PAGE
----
The five-star stud shooting guard from Ontario has just announced an NIL partnership with community-oriented sneaker startup SoleSavy.
In 1985, Coach Eddie Sutton signed on at the University of Kentucky and instantly made the storied hoops powerhouse a Nike school. This move marked a change in the guard as Converse and Adidas had long owned the NCAA’s blue bloods. With Sutton, Nike introduced the Dunk across colleges, changing the attitude and aesthetic of amateur hoops ever since.
Years later in 1996, sports marketing executive Sonny Vaccaro signed a 17-year-old from Philadelphia named Kobe Bryant, making him a millionaire months before his name was called on Draft Day. This signing added security to Tracy McGrady, LeBron James, and other prep-to-pro prodigies who were already rich before even lacing up in an NBA game.
The high school hooper who reclassified and enrolled early at Kentucky shares plenty of similarities with the names mentioned above. Like Pralica, he’s a proud product of Canada. Like Kobe, he ascended from unranked underclassmen to top-ranked phenom.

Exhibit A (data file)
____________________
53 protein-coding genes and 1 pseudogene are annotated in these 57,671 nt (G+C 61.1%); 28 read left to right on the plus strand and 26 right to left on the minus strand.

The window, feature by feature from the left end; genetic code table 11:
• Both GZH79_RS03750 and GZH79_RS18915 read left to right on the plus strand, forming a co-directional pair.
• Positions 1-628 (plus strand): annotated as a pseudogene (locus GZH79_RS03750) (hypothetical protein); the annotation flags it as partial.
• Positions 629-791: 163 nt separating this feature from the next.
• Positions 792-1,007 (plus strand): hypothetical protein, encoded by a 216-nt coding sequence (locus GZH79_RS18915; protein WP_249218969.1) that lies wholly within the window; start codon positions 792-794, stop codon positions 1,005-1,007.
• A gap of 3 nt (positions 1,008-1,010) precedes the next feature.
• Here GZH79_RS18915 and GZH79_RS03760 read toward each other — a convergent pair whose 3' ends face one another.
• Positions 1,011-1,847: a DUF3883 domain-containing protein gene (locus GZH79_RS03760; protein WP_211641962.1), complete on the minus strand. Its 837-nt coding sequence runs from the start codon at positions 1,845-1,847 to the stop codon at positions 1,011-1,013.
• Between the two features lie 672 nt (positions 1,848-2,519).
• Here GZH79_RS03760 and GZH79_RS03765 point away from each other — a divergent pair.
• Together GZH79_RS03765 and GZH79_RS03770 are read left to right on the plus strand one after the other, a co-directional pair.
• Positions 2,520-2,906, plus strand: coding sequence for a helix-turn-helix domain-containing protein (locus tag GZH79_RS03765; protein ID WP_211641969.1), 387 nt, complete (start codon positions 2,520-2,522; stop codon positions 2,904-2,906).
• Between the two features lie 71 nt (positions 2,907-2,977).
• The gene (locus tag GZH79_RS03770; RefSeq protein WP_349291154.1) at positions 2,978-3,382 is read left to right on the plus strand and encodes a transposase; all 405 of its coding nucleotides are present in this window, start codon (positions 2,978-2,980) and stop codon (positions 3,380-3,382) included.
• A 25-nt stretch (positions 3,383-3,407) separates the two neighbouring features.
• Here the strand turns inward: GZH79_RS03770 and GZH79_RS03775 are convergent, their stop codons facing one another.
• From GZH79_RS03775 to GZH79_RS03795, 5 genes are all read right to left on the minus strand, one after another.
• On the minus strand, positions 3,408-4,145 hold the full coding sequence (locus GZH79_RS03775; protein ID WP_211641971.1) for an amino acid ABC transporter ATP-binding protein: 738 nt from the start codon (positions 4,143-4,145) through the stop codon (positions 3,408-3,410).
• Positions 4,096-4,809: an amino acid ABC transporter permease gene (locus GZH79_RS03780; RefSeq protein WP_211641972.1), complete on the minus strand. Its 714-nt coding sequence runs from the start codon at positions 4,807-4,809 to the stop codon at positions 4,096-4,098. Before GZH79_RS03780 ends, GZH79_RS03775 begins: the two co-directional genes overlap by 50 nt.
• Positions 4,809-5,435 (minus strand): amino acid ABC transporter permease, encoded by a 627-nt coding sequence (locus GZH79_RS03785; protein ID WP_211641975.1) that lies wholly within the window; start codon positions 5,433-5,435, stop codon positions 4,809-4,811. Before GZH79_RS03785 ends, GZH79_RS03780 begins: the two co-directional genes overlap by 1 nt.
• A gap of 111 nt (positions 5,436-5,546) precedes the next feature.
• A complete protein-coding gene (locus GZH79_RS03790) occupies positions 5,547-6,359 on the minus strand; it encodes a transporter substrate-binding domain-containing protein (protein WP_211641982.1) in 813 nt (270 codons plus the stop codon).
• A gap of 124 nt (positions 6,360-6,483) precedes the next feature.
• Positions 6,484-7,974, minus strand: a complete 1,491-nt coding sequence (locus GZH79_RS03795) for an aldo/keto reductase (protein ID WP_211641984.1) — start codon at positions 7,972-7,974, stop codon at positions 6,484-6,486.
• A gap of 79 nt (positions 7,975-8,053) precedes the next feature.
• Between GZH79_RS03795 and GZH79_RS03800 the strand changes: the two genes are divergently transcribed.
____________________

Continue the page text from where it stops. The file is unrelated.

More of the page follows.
And lastly, like Sutton, he hopes to put his footprint on the Wildcats storied sneaker history.
As a member of SoleSavy, he’ll have help.
From Ontario to Online
Pralica’s startup has carved a lane in the exploding industry that is footwear, focusing on community over clout. By signing the 18-year-old Ontarian, SoleSavy looks to drive a deeper connection with the new era of sneakerhead through person-to-person interaction, storytelling, and appreciation for footwear that goes beyond price tag and hype.
“Our audience right now skews a little bit older,” Pralica told Boardroom. “There’s a new generation and we wanted to find someone with a younger demo in the NIL space that we could partner with to bring the audience in. We want to keep the culture about shoes.”
When considering that demo, a student-athlete made sense.
Most college kids — to now include Sharpe — don’t have the time to spend a Friday night camping out for a Saturday morning sneaker release. Better yet, they don’t possess the coin to pay resale as aftermarket pairs are pushed later that launch day.